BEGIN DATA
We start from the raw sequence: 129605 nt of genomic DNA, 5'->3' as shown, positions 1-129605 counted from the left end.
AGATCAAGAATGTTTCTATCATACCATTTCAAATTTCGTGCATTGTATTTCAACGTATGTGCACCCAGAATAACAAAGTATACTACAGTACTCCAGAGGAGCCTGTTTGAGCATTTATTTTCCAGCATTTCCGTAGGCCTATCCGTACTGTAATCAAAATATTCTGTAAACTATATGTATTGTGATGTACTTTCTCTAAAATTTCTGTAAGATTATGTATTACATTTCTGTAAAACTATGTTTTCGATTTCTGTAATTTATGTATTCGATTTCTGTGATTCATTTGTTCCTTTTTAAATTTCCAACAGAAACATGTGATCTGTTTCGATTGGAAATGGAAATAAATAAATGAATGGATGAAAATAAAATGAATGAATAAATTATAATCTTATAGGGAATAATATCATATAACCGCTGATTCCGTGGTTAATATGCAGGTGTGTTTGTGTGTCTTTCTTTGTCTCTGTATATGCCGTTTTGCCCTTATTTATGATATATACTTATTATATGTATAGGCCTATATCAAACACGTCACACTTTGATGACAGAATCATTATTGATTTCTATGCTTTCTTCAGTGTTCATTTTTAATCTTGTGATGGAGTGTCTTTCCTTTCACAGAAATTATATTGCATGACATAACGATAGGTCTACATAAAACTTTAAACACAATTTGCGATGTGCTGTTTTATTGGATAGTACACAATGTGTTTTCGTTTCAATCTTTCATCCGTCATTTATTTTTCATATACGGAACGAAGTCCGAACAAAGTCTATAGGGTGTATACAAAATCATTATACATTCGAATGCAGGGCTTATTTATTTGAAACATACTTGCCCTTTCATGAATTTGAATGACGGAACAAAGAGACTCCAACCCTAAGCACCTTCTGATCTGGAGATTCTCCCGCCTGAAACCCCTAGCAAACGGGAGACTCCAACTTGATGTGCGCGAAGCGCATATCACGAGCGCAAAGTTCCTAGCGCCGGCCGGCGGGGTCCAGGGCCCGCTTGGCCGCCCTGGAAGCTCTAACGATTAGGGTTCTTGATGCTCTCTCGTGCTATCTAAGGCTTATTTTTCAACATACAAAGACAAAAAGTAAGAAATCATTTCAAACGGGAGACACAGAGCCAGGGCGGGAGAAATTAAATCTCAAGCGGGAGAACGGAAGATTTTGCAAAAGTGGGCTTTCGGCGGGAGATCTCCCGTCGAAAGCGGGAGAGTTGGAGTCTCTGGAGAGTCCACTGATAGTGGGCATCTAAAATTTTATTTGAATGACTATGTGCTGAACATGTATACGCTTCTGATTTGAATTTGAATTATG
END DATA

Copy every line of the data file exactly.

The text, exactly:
We start from the raw sequence: 129605 nt of genomic DNA, 5'->3' as shown, positions 1-129605 counted from the left end.
AGATCAAGAATGTTTCTATCATACCATTTCAAATTTCGTGCATTGTATTTCAACGTATGTGCACCCAGAATAACAAAGTATACTACAGTACTCCAGAGGAGCCTGTTTGAGCATTTATTTTCCAGCATTTCCGTAGGCCTATCCGTACTGTAATCAAAATATTCTGTAAACTATATGTATTGTGATGTACTTTCTCTAAAATTTCTGTAAGATTATGTATTACATTTCTGTAAAACTATGTTTTCGATTTCTGTAATTTATGTATTCGATTTCTGTGATTCATTTGTTCCTTTTTAAATTTCCAACAGAAACATGTGATCTGTTTCGATTGGAAATGGAAATAAATAAATGAATGGATGAAAATAAAATGAATGAATAAATTATAATCTTATAGGGAATAATATCATATAACCGCTGATTCCGTGGTTAATATGCAGGTGTGTTTGTGTGTCTTTCTTTGTCTCTGTATATGCCGTTTTGCCCTTATTTATGATATATACTTATTATATGTATAGGCCTATATCAAACACGTCACACTTTGATGACAGAATCATTATTGATTTCTATGCTTTCTTCAGTGTTCATTTTTAATCTTGTGATGGAGTGTCTTTCCTTTCACAGAAATTATATTGCATGACATAACGATAGGTCTACATAAAACTTTAAACACAATTTGCGATGTGCTGTTTTATTGGATAGTACACAATGTGTTTTCGTTTCAATCTTTCATCCGTCATTTATTTTTCATATACGGAACGAAGTCCGAACAAAGTCTATAGGGTGTATACAAAATCATTATACATTCGAATGCAGGGCTTATTTATTTGAAACATACTTGCCCTTTCATGAATTTGAATGACGGAACAAAGAGACTCCAACCCTAAGCACCTTCTGATCTGGAGATTCTCCCGCCTGAAACCCCTAGCAAACGGGAGACTCCAACTTGATGTGCGCGAAGCGCATATCACGAGCGCAAAGTTCCTAGCGCCGGCCGGCGGGGTCCAGGGCCCGCTTGGCCGCCCTGGAAGCTCTAACGATTAGGGTTCTTGATGCTCTCTCGTGCTATCTAAGGCTTATTTTTCAACATACAAAGACAAAAAGTAAGAAATCATTTCAAACGGGAGACACAGAGCCAGGGCGGGAGAAATTAAATCTCAAGCGGGAGAACGGAAGATTTTGCAAAAGTGGGCTTTCGGCGGGAGATCTCCCGTCGAAAGCGGGAGAGTTGGAGTCTCTGGAGAGTCCACTGATAGTGGGCATCTAAAATTTTATTTGAATGACTATGTGCTGAACATGTATACGCTTCTGATTTGAATTTGAATTATG